The order in which colors are rendered by a lighting device or presented in a user interface can be determined such that there is minimal perceptual difference between subsequent colors. This produces a visually pleasant palette or gradient. If the perceptual difference between individual colors is defined as a cost, then an algorithm for sorting the palette is searching for a palette order such that total cost is minimum over the complete set of colors. For a linear gradient presented through a user interface or for rendering colors in sequence by a lighting device, the cost function can be defined as: Difference [1-2] +

Difference [2-3] +...+ Difference [N-l - N]. Wherein each number (1, 2, N) is a color from the set of colors. When presenting a gradient in a user interface not in a linear fashion but radially, the cost function is: Difference [1-2] + Difference [2-3] +...+ Difference [N-l - N] + Difference [N - 1]. For linear visualization, the difference between first and the last color in the palette is not relevant, while it has to be taken into account for radial palettes. As such, the most distant colors will most likely occur at the ends of the linear palette.

The perceptual difference between individual colors, as used in these cost functions, can be calculated with standard 'dE' functions (i.e. International Commission on Illumination's delta Empfindung metric) of various color spaces. The best results can be obtained with perceptually linear color spaces like CIELAB, CIELUV or CIECAM02.

Optional further steps can be executed for linear ordering of the colors. For example, more dominant and more frequently occurring colors can be shown first (e.g. on the left in a horizontal gradient in a user interface).

The (ordered) colors can be turned into a gradient using standard gradient functions. For example, a function provided by the operating system of a smart phone on which the method is executed. If no gradient function is supported, as a further example, linear interpolation can be used.

When there are multiple lighting devices, colors can be assigned to individual lighting devices or each lighting device can render the same color(s). When lighting devices render different colors, the following is an example to illustrate how colors can be assigned to lighting devices. A first color for the first lighting device is picked (e.g. randomly or based on the ordered colors). The picked color can then be excluded from the color set and for the next lighting device a new color can be picked from the color set. This process can be repeated until all lighting devices (or light sources in a luminaire) have a color assigned. Alternatively, instead of randomly picking colors for the additional light sources, the adjacent colors of the color palette can be picked. This could have the advantage of creating a smooth color gradient in a space or on a luminaire with multiple light sources. Examples of other rules that can be applied to assign a color to a lighting device are: choosing a complementary color, choosing an opposite color, etc. Assigning colors to lighting devices can be applied to a group of lighting devices instead of a single lighting device or luminaire, e.g. multiple lighting devices in close proximity can be grouped together. As a further example, the calculated weight of dominant colors can be mapped to lighting devices according to the prominence of the light effect generated by each lighting device. For instance, for each lighting device an effect contribution factor may be determined based on the lighting device's position, type, number of lighting nodes, typical lumen output, etc. Colors that are more dominant in the palette, in the set of colors or in the (first area or sub-area) in the image can be assigned to lighting devices that have a large contribution factor.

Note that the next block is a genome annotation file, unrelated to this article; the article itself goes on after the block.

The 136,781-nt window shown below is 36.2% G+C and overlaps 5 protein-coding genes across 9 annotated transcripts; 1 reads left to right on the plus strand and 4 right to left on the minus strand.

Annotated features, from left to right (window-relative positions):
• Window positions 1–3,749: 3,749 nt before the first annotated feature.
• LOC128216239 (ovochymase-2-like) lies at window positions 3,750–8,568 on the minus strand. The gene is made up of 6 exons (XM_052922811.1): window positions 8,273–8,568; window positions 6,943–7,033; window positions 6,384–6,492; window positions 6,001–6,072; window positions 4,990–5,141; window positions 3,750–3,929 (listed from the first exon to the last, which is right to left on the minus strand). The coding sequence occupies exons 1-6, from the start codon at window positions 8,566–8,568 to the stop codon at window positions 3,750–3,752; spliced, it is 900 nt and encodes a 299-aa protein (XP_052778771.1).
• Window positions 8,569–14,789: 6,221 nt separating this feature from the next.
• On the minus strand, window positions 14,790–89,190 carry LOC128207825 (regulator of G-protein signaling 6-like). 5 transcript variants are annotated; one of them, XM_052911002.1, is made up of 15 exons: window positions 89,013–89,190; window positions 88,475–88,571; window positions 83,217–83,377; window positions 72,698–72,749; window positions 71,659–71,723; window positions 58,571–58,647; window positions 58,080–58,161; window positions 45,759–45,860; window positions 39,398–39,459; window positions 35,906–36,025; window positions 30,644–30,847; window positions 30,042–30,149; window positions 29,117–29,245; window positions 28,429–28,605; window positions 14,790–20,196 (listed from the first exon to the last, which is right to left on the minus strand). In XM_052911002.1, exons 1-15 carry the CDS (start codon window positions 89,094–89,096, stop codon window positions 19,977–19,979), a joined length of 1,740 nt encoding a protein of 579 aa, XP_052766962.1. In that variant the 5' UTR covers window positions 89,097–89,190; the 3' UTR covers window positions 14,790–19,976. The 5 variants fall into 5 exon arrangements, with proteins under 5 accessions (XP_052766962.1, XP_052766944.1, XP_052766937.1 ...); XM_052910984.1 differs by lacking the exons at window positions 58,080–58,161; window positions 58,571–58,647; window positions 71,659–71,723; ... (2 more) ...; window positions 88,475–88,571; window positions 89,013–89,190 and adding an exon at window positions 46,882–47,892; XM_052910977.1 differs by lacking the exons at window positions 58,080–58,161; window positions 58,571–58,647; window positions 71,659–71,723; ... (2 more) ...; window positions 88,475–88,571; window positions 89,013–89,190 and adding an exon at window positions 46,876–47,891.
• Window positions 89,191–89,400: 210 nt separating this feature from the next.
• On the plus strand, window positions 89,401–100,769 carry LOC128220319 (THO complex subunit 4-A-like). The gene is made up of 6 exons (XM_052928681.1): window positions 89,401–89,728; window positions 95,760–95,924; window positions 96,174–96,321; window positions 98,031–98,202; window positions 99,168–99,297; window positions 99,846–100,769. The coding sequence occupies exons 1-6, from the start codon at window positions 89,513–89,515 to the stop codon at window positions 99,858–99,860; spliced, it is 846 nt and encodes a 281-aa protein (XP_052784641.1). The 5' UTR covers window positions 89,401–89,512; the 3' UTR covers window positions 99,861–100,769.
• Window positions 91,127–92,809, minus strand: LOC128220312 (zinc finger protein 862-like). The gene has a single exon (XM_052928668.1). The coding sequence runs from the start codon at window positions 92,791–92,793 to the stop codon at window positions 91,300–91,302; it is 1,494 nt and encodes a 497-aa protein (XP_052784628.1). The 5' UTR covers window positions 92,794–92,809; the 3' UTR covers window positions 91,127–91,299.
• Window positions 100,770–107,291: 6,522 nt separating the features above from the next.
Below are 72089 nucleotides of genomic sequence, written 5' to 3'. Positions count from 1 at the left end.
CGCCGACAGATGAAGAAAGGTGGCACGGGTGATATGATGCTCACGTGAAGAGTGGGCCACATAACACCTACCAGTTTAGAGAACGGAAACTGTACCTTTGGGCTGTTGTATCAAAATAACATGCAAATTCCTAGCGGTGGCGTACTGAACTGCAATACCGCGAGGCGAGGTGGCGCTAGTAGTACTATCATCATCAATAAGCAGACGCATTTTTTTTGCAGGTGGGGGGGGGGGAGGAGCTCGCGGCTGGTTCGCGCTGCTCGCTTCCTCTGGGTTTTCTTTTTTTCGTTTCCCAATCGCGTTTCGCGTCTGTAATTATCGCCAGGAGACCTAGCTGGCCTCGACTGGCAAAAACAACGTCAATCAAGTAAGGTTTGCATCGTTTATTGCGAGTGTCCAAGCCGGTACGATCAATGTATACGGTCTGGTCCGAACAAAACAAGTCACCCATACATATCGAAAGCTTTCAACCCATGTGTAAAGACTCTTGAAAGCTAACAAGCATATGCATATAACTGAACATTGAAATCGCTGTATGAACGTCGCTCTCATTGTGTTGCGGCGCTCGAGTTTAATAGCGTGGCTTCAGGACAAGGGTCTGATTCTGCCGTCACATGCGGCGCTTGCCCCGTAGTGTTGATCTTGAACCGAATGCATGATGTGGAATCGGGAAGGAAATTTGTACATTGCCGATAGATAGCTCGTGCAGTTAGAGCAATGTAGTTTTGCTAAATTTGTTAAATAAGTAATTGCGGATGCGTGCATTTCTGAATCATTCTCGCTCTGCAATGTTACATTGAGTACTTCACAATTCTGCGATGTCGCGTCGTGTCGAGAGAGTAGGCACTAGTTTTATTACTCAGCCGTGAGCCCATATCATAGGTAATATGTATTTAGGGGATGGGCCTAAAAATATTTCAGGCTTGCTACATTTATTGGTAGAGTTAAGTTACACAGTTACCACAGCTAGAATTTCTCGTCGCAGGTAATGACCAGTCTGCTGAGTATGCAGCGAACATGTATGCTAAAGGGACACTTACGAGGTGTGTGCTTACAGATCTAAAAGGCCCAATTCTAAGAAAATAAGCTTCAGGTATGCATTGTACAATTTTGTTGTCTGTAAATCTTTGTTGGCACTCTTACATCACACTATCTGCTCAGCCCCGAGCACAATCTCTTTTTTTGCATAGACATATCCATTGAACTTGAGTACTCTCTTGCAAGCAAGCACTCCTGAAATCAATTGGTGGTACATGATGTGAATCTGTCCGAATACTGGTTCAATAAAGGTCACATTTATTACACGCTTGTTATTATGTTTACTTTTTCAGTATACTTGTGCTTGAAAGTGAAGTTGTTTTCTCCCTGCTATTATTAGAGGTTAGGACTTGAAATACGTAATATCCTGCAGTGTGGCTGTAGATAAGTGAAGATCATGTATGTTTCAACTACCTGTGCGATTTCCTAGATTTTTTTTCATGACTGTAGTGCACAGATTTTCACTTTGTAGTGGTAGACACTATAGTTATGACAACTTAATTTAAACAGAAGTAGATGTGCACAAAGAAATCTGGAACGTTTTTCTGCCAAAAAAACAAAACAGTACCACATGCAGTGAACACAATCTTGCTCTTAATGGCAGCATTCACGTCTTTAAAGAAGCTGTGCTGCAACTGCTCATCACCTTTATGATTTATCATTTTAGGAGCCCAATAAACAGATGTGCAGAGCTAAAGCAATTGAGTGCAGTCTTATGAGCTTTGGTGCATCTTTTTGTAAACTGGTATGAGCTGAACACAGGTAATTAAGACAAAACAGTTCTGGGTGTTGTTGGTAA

While the invention has been illustrated and described in detail in the drawings and foregoing description, such illustration and description are to be considered illustrative or exemplary and not restrictive; the invention is not limited to the disclosed embodiments. Other variations to the disclosed embodiments can be understood and effected by those skilled in the art in practicing the claimed invention, from a study of the drawings, the disclosure, and the appended claims. In the claims, the word "comprising" does not exclude other elements or steps, and the indefinite article "a" or "an" does not exclude a plurality. The mere fact that certain measures are recited in mutually different dependent claims does not indicate that a combination of these measures cannot be used to advantage. Any reference signs in the claims should not be construed as limiting the scope.